Otto Wallburg
German postcard by Ross Verlag, no. 6692/1, 1931-1932. Photo: Otto Kurt Vogelsang, Berlin.

Otto Wallburg, Magda Schneider, Marion
German postcard by Ross Verlag, no. 7415/1, 1932-1933. Photo: IF. Still from Marion, das gehört sich nicht/Marion, That's Not Nice (1933, E.W. Emo).

In Exil
Otto Wallburg had a very hard time during the Nazi period. The Nazis refused his application for the Reichskulturkammer, he lost his Ufa contract and also his stage engagement. Thanks to his bravery at the front during the First World War, he still managed to find work, but in 1934 he emigrated with his family to Vienna. There he found work at Joe Pasternak's Universal Production. He appeared in films like Peter (1935, Hermann Kosterlitz aka Henry Koster) and Kleine Mutti/A Bundle of Joy (1935, Hermann Kosterlitz aka Henry Koster), both with Franciska Gaál. He also appeared in Bretter, die die Welt bedeuten/The Stage is the World (1935, Kurt Gerron) with Szöke Szakáll. In Hungary he played in the musical Ball im Savoy/Ball at the Savoy (1935, Steve Sekely) with Gitta Alpár. These films were not allowed to be shown in Germany. After the Anschluss in 1938 (the Nazis annexated Austria), Wallburg had to emigrate again and he moved along France (where he appeared in his last film, Carrefour/Crossroads (1938, Kurt (later Curtis) Bernhardt) with Charles Vanel) to the Netherlands. The Nazis withdrew his German nationality in a public announcement. In Amsterdam he worked with Kurt Gerron and Rudolf Nelson at the Joodsche Schouwburg (the Jewish theater) and appeared in a Jewish cabaret. The security which Wallburg found in the Netherlands didn't last. In May 1940 the German Wehrmacht marched into the Netherlands. Wallburg, without official papers could not escape and had to hide. A difficult life in the underground began for Wallburg. He and his wife Ilse Rein could avoid an arrest wave in 1943, but they fell victim on a tip and were arrested early in 1944. An eight-month lasting period of suffering began. The diabetic and terribly emaciated Otto Wallburg was brought into camp Westerbork, and afterwards he was deported via concentration camp Theresienstadt to KZ Auschwitz in Poland. There he was killed in the gas chamber at the end of 1944, like millions of others. A tragic end. He was only 55. Otto Wallburg was married at least three times, to actress Lina Brosso (with whom he had a son Reinhard), to Anna Luise Theis (with whom he had two daughters) and with Ilse Rein, with whom he lived in exil in the Netherlands.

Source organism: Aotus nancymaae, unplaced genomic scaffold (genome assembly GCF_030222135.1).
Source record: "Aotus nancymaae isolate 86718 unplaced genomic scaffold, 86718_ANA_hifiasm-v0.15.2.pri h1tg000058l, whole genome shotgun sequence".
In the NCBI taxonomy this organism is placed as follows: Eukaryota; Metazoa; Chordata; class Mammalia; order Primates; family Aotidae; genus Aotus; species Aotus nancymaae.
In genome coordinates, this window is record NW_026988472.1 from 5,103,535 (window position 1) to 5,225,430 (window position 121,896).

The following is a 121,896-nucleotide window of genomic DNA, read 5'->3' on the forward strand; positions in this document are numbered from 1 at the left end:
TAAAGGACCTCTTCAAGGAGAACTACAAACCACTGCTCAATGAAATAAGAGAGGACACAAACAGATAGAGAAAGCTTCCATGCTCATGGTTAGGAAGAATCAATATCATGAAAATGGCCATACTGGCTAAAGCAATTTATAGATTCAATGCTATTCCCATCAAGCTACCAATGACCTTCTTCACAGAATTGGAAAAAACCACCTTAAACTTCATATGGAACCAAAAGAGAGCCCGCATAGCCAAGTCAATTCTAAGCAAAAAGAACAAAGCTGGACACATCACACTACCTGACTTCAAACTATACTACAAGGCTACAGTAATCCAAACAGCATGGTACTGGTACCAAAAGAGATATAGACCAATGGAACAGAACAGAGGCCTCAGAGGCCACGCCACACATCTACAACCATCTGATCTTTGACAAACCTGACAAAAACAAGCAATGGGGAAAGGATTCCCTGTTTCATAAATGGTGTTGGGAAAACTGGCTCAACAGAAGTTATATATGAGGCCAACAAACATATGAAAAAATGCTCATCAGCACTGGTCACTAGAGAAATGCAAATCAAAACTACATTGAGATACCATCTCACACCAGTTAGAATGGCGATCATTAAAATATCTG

Tribute to Otto Wallburg by his grandson Francois. Source: Marsacois1 (YouTube).

Sources: Thomas Staedeli (Cyranos), Philippe Pelletier (CinéArtistes) (French), Wikipedia (German), and IMDb.

1 comment:

Anonymous said...

I am currently writing a biography of Fritzi Massary and would like to correspond with Francois Wasserzug about his grandfather's work with her. Can someone please put me in touch with him? Thanks for any help. robertwennersten@hotmail.conm